27 April 2018
There’s nothing like a death for breaking up a family. I’ve seen brothers outbidding each other over a common or garden teapot at a house contents Auction, following the demise of their mother. Both brothers were dead-set on having the silly thing; not because it was precious to their late mother, no — out of sheer spite. The bidding went up to several hundred pounds (so they say) but neither would give way. It became the stuff of village legend:
“And they never spoke another word to each other as long as they did live!”
Such estrangements are common knowledge, which doesn’t make them any less of a pity.
It seemed a good idea to give away BH’s worldly goods pretty pronto after his death. Not quite as quickly as one family I know where the son was so upset by the sight of all his Dad’s clothes he took them immediately to Oxfam without even going through the pockets.
(I went through all BH’s pockets before anything went to the Charity shops – and came across a very neat pair of black gloves for a hand far smaller than mine; expensive little gloves, which I can just manage to squeeze into. If I listen carefully I can hear a precious little voice saying, pathetically, “Would you mind taking care of these for me while we have tea/drinks/dinner?” Hmm. That is not my little voice. Such a shame he’s not here to quiz! Such a shame he’s not here full stop..)
The children had free choice of such worldly goods as BH left behind. Two chose a slipper each, another his watch. The cross from around his neck was fastened immediately around his son’s neck. One grandchild chose some DVD’s, another books in Russian. Other less intimate things have been given to friends.
There wasn’t much and I think BH was deliberately shedding stuff for many years. He was never particularly acquisitive, and in his later years he became attached to simple things like photographs of the family, old letters and one or two particular books, for example Eugene Onegin by Pushkin, and Pan Tadeusz by Mickiewicz.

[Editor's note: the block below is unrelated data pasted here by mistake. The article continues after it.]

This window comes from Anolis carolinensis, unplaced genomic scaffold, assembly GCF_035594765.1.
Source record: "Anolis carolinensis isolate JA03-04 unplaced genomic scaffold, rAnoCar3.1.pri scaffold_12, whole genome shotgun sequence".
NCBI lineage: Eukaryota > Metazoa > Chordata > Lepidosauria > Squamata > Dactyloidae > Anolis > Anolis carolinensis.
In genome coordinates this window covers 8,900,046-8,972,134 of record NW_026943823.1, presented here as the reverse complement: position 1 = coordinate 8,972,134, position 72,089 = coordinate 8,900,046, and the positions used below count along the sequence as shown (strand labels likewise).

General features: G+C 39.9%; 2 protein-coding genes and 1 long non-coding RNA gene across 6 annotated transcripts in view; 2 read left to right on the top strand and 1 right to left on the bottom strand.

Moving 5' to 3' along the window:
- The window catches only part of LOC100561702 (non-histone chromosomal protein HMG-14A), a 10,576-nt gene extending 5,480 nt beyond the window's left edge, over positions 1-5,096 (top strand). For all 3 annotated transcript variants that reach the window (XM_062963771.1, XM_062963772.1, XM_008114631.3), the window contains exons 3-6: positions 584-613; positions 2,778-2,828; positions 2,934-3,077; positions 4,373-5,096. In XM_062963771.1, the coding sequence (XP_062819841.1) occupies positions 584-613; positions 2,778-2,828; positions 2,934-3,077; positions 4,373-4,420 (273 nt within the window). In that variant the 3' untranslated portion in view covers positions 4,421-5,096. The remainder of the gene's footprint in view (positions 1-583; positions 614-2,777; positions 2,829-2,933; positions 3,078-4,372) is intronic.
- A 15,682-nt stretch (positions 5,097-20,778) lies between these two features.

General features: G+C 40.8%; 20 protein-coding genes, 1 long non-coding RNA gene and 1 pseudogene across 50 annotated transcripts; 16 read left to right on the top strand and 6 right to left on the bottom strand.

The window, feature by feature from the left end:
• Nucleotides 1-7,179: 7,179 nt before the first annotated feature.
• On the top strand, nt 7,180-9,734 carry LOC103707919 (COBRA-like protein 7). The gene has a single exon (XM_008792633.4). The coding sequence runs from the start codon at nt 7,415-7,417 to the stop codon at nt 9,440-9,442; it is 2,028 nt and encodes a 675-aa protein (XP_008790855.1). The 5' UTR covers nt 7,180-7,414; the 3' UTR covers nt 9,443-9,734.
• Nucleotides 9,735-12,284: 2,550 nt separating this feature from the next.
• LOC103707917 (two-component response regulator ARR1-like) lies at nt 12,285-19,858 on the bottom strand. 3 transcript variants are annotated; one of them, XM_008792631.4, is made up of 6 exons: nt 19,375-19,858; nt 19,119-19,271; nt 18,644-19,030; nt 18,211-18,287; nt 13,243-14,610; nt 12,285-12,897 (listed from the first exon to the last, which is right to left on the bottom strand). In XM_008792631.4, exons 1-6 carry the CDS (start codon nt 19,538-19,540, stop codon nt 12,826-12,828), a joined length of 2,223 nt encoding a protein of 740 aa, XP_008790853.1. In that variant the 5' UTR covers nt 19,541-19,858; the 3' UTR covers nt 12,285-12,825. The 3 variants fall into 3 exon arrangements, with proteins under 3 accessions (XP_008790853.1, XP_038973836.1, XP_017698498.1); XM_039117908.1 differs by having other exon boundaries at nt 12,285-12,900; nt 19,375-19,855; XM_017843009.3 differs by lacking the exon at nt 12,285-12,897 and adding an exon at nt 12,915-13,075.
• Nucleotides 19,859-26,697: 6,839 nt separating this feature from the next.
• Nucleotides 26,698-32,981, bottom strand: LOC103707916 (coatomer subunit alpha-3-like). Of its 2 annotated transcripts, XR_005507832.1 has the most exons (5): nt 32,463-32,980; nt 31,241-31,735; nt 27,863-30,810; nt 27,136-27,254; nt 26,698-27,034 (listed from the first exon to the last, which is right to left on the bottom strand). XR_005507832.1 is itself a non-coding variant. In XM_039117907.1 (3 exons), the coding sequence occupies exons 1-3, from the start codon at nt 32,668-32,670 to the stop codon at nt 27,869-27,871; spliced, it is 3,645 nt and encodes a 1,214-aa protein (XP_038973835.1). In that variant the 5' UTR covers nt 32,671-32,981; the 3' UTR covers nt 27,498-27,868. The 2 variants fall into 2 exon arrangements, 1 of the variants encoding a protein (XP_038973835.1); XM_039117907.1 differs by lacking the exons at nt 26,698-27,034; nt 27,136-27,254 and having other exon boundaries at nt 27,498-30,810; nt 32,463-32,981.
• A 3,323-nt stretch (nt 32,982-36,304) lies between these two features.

The DVD of the opera Onegin, filmed at the Met with Renée Fleming and the late Dmitri Hvorostovsky, was played over and over; he never tired of it and knew it word for word. Pan Tadeusz was made into a glorious film, directed by Andrzej Wajda, which we watched together frequently, weeping buckets throughout.
But it has to be said that Sink the Bismarck! with Kenneth More in the lead role was BH’s all-time best film. I tried to steer him to less war-like topics, You’ve Got Mail, for example; but he always chose the Bismarck. Unless it was nearly bedtime when I protested that he wouldn’t go to sleep if he was in a bellicose mood, and firmly switched on Sleepless in Seattle.
Of course I have kept things for myself. All our love-letters, for example, from 60 years ago, neatly tied up with lawyer’s pink tape. Brown and crumpled, I haven’t re-read them or they might disintegrate to crumbs – except for my first to him, a postcard of Brighton Pavilion. On it, in the round hand of a seventeen-year-old, I ask if he would mind paying upfront for the tickets to a ball for six of us. I remember he said that he would.
“Did we pay you back?” I asked years later.
“No” he replied. “But it was worth the money because you agreed to marry me shortly afterwards.”